First Amendment jurisprudence protects anonymity against forced disclosure by government actors out of concern that certain kinds of exposure will undoubtedly chill protected expression. For instance, in NAACP v. Alabama, the Supreme Court protected anonymity due to concerns that government unmasking would result in “public hostility,” observing:
It is not sufficient to answer, as the State does here, that whatever repressive effect compulsory disclosure [. . .] may have [. . .] follows not from state action, but from private community pressures. The crucial factor is the interplay of governmental and private action, for it is only after the initial exertion of state power represented by the production order that private action takes hold.
Additionally, while SB 514 does not ban speech on its face, the reporting requirement would chill protected speech. The chill engendered by reporting requirements can constitute a “direct injury” sufficient to support a legal challenge. In 2019, the United States Court of Appeals for the Sixth Circuit held in Speech First v. Schlissel that the University of Michigan’s bias response team’s “ability to make referrals—i.e., to inform [the Office of Student Conflict Resolution] or the police about reported conduct—is a real consequence that objectively chills speech.” In other words, “[e]ven if an official lacks actual power to punish, the threat of punishment from a public official who appears to have punitive authority can be enough to produce an objective chill.” North Carolina’s reporting requirement provides university staff similar authority and requires them to report protected expression.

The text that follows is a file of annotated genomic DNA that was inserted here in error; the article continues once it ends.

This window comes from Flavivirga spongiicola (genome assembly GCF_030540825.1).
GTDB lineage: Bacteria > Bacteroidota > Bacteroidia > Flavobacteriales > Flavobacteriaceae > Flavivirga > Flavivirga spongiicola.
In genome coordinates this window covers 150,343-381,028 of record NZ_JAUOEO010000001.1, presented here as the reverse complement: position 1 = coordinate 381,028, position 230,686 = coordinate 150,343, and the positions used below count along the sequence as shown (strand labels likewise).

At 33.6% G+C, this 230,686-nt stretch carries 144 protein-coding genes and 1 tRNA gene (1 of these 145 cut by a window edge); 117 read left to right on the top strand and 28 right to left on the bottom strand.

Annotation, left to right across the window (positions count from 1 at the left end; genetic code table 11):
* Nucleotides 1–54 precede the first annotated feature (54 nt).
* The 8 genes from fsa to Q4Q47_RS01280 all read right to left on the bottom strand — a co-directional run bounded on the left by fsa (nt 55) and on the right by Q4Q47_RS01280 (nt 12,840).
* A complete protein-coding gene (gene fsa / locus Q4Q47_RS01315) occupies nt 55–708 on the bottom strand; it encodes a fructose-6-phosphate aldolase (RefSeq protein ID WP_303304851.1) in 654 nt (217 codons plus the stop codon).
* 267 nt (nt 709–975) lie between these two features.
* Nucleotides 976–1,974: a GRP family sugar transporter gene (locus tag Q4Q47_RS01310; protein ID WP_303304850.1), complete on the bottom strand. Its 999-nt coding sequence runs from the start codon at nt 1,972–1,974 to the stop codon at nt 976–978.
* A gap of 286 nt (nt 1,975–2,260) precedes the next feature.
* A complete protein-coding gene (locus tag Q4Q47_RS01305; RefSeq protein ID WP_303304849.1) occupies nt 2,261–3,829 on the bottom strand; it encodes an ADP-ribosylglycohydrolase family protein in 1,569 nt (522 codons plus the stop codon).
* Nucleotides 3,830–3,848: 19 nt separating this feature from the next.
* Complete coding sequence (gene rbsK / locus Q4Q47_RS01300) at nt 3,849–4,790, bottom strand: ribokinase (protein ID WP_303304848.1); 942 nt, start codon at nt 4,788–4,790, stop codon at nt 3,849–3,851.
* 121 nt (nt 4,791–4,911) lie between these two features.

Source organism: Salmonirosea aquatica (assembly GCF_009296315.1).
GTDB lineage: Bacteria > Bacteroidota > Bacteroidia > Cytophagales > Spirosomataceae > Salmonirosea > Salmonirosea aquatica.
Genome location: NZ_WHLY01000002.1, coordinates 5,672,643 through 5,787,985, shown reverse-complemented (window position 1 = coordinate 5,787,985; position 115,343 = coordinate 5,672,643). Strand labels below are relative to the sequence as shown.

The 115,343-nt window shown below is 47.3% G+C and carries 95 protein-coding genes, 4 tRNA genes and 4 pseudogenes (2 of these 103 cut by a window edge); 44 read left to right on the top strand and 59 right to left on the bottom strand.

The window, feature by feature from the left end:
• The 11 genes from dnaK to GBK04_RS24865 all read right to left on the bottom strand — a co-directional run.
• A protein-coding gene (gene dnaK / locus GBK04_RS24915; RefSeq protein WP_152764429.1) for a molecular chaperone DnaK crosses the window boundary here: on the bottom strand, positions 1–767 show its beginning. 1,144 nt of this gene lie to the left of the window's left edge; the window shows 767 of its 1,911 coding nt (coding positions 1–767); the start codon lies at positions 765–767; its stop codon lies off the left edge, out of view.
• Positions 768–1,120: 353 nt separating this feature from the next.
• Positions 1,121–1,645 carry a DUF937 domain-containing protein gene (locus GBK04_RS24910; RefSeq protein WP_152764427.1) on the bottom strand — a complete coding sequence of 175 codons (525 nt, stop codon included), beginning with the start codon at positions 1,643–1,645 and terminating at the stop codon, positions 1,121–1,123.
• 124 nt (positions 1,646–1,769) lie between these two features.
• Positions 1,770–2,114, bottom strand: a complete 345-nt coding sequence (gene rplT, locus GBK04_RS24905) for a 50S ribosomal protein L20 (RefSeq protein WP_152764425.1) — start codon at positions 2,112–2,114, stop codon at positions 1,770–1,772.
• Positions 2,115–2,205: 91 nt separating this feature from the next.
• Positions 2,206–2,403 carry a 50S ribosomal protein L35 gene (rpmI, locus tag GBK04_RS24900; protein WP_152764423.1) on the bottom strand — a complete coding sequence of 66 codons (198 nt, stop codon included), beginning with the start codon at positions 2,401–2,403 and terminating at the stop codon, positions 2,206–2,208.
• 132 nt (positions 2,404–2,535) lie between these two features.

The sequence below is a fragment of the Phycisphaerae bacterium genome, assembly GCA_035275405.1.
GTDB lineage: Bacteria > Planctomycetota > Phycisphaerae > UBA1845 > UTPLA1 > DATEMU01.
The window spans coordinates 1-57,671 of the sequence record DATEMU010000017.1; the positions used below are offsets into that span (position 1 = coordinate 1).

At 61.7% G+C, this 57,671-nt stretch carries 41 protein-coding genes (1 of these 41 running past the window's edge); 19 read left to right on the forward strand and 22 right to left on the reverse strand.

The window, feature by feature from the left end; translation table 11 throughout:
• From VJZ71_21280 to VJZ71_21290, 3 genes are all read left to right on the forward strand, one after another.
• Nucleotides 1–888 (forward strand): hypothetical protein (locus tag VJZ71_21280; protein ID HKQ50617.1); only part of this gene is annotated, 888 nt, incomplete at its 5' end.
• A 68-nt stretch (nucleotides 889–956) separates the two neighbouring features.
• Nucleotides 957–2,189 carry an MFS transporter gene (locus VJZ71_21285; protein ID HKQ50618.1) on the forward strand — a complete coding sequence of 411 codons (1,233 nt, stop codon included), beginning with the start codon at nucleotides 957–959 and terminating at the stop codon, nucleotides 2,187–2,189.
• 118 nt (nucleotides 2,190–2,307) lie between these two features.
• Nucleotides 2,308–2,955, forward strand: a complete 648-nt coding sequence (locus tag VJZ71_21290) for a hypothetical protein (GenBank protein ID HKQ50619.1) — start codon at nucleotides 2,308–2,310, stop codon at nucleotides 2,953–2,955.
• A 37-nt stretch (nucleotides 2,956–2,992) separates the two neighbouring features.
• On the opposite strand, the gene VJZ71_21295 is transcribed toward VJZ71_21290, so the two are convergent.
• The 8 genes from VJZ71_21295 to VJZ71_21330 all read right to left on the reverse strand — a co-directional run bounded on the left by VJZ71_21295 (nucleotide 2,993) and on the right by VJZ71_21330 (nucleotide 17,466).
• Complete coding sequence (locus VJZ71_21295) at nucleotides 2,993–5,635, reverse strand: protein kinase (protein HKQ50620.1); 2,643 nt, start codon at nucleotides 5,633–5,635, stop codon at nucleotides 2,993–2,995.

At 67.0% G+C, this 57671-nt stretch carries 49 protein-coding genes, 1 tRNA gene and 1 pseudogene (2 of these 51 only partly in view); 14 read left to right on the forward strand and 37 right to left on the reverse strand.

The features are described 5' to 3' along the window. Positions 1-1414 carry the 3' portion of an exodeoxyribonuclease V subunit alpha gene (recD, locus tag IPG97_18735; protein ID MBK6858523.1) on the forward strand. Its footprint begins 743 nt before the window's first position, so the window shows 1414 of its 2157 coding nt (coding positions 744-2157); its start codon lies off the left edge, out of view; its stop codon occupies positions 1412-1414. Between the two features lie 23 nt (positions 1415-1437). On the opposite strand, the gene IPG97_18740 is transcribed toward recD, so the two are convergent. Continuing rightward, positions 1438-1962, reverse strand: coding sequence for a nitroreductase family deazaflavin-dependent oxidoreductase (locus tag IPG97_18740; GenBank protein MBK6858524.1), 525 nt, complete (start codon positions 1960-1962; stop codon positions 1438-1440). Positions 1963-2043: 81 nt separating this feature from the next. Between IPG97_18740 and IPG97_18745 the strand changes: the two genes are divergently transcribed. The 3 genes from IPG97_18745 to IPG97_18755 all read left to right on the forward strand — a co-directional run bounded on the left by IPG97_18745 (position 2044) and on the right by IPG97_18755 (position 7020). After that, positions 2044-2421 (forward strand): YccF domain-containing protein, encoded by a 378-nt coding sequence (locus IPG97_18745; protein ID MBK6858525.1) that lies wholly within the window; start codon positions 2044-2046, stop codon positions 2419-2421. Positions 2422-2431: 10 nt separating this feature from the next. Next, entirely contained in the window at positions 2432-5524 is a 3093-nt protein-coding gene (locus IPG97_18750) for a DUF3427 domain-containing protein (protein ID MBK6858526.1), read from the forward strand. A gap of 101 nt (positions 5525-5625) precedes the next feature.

Students at North Carolina’s public colleges and universities have First Amendment rights that include the right to engage in expression related to their gender without fear of government monitoring and mandatory reporting.
The propriety of censoring gender-related language, arising in the context of controversial medical treatment for minors, has also recently been adjudicated by a federal court. Late last year, the Eleventh Circuit overturned two Florida laws that banned licensed therapists from recommending sexual orientation change efforts for children struggling with their sexual orientation or gender identity. The holding in the case of Otto v. City of Boca Raton underscored that despite the controversial nature of the therapy, the law discriminated against speech on the basis of its content and could not stand.
“One reliable way to tell if a law restricting speech is content-based,” the Otto court held, “is to ask whether enforcement authorities must ‘examine the content of the message that is conveyed’ to know whether the law has been violated.”
While the ordinances in Otto and the North Carolina bill are on opposite sides of the ideological spectrum when it comes to controversy about gender non-conforming youth, the First Amendment analysis is analogous. Like the Otto statutes, North Carolina’s bill requires an examination of the message a student sends when they express their gender. As the Otto court wrote: “Forbidding the government from choosing favored and disfavored messages is at the core of the First Amendment’s free-speech guarantee.”
That same reasoning can be applied to SB 514. The state cannot favor expression it subjectively deems to indicate “gender nonconformity” and disfavor expression that does not by requiring it to be reported to others.
At North Carolina’s public colleges and universities, students have First Amendment rights that include the right to engage in expression related to their gender without fear of government monitoring and mandatory reporting. Legislation that would so predictably chill speech must not become law. The alternative would violate students’ fundamental rights. Transgender rights call Mama gender expression, expressive conduct, Texas versus Johnson, United States Supreme Court, NAACP vs. Alabama 1st Amendment
About the Author:
Alex Morey is a journalist and an attorney at the Foundation for Individual Rights in Education, a nonpartisan nonprofit defending civil liberties in higher education.